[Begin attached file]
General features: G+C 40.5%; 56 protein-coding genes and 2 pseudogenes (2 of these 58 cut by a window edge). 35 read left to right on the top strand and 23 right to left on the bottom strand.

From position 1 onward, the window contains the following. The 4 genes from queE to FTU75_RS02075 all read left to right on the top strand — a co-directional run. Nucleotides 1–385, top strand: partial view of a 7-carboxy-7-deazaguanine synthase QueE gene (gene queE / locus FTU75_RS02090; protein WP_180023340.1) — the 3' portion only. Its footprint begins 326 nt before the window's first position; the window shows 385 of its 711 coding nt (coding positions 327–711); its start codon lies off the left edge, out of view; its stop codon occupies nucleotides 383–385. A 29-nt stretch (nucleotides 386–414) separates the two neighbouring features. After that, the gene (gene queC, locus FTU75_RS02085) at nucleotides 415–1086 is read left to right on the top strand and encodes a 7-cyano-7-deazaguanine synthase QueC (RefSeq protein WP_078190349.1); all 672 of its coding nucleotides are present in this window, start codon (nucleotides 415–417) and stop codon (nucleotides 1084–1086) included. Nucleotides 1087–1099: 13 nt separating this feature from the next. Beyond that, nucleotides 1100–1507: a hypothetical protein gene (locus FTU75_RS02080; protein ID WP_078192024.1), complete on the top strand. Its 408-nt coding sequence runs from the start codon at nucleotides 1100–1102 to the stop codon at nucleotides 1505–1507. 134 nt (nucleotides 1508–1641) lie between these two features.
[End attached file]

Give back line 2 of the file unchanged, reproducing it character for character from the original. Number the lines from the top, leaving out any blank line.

From position 1 onward, the window contains the following. The 4 genes from queE to FTU75_RS02075 all read left to right on the top strand — a co-directional run. Nucleotides 1–385, top strand: partial view of a 7-carboxy-7-deazaguanine synthase QueE gene (gene queE / locus FTU75_RS02090; protein WP_180023340.1) — the 3' portion only. Its footprint begins 326 nt before the window's first position; the window shows 385 of its 711 coding nt (coding positions 327–711); its start codon lies off the left edge, out of view; its stop codon occupies nucleotides 383–385. A 29-nt stretch (nucleotides 386–414) separates the two neighbouring features. After that, the gene (gene queC, locus FTU75_RS02085) at nucleotides 415–1086 is read left to right on the top strand and encodes a 7-cyano-7-deazaguanine synthase QueC (RefSeq protein WP_078190349.1); all 672 of its coding nucleotides are present in this window, start codon (nucleotides 415–417) and stop codon (nucleotides 1084–1086) included. Nucleotides 1087–1099: 13 nt separating this feature from the next. Beyond that, nucleotides 1100–1507: a hypothetical protein gene (locus FTU75_RS02080; protein ID WP_078192024.1), complete on the top strand. Its 408-nt coding sequence runs from the start codon at nucleotides 1100–1102 to the stop codon at nucleotides 1505–1507. 134 nt (nucleotides 1508–1641) lie between these two features.